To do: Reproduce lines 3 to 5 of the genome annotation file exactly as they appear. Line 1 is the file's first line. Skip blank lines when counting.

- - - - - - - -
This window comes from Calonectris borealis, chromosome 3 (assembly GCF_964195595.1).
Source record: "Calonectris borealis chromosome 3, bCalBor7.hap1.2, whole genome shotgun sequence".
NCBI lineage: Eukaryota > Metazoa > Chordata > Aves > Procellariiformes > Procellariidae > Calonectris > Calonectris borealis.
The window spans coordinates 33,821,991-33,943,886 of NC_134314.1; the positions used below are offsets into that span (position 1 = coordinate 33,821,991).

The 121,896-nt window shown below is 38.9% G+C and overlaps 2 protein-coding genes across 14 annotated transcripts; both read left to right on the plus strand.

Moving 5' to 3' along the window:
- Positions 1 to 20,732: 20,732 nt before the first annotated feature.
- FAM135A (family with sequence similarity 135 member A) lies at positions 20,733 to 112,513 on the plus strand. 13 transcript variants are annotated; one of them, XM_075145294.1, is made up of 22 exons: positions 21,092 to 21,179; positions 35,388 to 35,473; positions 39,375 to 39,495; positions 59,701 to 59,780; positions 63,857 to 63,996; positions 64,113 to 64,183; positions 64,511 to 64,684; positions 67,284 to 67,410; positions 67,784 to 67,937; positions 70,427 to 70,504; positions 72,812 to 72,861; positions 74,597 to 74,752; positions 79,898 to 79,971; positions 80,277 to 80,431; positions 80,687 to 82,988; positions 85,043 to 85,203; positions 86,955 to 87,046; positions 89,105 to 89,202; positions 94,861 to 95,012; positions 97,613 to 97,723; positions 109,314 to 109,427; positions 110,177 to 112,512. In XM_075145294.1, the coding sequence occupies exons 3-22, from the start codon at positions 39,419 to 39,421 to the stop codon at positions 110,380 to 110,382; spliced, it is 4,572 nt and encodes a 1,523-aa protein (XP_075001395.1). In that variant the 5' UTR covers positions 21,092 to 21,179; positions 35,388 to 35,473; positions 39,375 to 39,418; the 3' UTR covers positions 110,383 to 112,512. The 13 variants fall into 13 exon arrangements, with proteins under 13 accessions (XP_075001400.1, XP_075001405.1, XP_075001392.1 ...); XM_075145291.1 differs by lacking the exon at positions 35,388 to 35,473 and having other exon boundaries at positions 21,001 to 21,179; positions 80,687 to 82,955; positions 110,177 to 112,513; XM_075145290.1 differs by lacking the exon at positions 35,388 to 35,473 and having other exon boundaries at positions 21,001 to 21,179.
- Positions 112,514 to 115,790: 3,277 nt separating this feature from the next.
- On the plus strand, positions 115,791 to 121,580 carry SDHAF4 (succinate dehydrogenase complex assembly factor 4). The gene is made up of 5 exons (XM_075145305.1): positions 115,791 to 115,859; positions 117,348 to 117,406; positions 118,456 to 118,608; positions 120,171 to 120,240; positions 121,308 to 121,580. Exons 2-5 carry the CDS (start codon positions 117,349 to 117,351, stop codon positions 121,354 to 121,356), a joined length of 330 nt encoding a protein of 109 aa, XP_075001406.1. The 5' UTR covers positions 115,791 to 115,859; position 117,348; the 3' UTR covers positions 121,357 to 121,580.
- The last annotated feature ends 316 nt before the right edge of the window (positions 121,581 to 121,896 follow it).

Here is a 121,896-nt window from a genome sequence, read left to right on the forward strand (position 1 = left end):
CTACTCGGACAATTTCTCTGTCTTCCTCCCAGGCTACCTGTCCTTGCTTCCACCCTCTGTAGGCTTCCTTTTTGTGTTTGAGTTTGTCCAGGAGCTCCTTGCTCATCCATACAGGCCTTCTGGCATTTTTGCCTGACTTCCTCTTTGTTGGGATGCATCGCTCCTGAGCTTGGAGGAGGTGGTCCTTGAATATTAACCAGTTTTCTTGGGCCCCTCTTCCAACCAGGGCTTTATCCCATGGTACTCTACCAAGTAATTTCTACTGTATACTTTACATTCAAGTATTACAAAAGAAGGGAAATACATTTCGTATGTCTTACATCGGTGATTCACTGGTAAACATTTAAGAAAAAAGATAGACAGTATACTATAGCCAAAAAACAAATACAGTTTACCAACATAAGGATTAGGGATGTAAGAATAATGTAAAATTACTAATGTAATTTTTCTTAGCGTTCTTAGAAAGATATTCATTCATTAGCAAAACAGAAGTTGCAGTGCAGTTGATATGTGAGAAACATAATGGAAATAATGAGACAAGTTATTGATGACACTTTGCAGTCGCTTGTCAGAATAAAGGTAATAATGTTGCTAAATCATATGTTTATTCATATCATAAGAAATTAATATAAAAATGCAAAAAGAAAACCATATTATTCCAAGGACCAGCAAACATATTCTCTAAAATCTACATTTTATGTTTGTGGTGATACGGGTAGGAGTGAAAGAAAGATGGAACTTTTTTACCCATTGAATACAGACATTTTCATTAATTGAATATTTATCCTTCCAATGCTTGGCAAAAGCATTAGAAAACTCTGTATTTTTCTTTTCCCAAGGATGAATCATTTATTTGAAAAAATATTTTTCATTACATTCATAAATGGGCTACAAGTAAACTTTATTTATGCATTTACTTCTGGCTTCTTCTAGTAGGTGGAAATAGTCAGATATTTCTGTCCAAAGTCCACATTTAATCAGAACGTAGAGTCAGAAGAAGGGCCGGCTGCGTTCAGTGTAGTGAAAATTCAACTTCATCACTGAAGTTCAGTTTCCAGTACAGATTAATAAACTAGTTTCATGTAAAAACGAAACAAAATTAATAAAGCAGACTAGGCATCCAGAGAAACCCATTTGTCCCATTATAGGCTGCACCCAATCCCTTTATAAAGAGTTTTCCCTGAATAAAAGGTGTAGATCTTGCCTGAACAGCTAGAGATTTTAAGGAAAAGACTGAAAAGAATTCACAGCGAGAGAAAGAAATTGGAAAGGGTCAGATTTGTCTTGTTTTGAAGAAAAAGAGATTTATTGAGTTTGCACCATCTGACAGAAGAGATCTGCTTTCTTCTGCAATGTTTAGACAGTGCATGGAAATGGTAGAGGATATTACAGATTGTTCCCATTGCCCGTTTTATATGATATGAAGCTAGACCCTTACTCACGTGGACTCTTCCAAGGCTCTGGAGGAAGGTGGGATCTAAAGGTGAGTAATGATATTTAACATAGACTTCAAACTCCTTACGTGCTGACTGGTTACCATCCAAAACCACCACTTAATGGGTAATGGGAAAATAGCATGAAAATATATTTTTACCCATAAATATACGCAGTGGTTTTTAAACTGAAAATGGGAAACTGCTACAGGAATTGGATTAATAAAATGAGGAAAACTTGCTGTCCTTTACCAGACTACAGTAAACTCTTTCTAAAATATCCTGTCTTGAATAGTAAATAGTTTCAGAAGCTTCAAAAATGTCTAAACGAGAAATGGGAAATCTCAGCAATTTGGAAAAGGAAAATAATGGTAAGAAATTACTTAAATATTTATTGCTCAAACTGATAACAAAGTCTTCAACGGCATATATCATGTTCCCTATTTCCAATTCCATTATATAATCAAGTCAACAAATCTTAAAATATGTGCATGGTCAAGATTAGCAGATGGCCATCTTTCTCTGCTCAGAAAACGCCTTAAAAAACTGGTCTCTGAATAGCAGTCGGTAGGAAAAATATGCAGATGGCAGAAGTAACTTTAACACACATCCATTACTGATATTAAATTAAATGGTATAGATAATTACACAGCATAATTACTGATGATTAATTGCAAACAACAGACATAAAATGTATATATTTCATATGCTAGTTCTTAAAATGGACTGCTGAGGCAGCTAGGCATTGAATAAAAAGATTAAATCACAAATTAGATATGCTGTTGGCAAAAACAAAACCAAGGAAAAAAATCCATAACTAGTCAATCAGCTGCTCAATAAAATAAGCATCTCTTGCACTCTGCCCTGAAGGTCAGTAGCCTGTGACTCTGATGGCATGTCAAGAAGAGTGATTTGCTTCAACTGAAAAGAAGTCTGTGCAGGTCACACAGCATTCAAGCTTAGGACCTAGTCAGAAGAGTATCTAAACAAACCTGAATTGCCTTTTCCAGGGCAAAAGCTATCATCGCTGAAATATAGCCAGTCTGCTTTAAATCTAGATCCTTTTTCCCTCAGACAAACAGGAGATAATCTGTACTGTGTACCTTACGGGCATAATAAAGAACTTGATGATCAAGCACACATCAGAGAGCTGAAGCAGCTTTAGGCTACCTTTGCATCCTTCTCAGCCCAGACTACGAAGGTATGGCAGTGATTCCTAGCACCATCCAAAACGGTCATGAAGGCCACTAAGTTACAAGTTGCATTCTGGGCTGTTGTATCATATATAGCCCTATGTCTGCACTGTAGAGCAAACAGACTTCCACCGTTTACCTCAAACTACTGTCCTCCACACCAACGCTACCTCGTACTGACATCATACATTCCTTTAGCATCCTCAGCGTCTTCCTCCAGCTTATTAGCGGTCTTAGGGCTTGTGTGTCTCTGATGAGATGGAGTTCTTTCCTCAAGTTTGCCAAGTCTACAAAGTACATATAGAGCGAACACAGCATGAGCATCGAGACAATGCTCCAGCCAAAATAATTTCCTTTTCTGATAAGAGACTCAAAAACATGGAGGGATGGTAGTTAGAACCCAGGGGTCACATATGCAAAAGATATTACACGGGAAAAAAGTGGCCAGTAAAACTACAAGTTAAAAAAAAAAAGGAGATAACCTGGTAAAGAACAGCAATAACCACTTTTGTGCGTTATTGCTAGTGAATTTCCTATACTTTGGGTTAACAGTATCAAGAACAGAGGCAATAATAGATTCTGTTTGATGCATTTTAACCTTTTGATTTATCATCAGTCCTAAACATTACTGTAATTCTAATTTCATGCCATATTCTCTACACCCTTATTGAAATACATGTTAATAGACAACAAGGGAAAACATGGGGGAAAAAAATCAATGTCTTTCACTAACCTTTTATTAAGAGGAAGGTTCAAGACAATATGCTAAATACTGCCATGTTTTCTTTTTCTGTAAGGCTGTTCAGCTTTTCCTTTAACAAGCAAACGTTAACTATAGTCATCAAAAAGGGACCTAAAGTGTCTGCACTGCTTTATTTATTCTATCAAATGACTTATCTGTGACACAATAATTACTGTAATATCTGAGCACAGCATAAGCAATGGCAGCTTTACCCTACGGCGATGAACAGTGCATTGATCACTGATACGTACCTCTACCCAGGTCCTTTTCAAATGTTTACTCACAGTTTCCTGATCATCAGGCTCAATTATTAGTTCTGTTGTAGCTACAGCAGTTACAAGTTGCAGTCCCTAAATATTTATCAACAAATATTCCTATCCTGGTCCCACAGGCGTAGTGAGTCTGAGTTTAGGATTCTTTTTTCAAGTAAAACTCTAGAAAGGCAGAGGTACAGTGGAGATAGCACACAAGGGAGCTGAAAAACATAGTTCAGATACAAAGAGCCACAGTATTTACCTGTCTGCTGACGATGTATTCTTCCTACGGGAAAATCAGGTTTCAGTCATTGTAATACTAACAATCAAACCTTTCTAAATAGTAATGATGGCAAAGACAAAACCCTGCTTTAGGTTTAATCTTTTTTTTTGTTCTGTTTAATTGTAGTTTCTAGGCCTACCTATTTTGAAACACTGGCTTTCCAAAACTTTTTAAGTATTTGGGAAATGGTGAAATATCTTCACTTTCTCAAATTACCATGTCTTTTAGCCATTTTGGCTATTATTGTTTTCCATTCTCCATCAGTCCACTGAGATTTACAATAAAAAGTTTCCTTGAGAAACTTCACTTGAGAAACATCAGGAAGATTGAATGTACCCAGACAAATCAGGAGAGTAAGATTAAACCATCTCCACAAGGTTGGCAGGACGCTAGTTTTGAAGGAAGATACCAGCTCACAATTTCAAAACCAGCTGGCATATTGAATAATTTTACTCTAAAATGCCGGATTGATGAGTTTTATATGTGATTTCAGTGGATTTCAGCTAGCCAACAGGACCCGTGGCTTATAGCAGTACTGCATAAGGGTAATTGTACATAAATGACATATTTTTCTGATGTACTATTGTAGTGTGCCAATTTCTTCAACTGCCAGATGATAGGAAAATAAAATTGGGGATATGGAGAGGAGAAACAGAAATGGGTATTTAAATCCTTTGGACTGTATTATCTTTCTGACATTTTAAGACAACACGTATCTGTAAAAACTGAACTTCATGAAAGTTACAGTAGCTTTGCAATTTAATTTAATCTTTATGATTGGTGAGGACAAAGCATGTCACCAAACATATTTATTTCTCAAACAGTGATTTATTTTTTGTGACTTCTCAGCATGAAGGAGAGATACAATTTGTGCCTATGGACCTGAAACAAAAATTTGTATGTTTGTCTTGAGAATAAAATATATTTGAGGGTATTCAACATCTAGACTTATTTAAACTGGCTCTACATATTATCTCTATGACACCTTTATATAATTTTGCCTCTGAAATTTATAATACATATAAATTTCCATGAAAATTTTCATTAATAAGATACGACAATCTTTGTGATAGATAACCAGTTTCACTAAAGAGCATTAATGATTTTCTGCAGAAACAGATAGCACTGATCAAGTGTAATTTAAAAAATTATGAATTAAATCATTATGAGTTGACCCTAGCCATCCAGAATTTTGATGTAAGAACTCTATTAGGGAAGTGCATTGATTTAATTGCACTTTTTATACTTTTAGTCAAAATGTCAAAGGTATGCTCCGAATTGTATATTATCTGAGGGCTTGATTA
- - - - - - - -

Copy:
NCBI lineage: Eukaryota > Metazoa > Chordata > Aves > Procellariiformes > Procellariidae > Calonectris > Calonectris borealis.
The window spans coordinates 33,821,991-33,943,886 of NC_134314.1; the positions used below are offsets into that span (position 1 = coordinate 33,821,991).

The 121,896-nt window shown below is 38.9% G+C and overlaps 2 protein-coding genes across 14 annotated transcripts; both read left to right on the plus strand.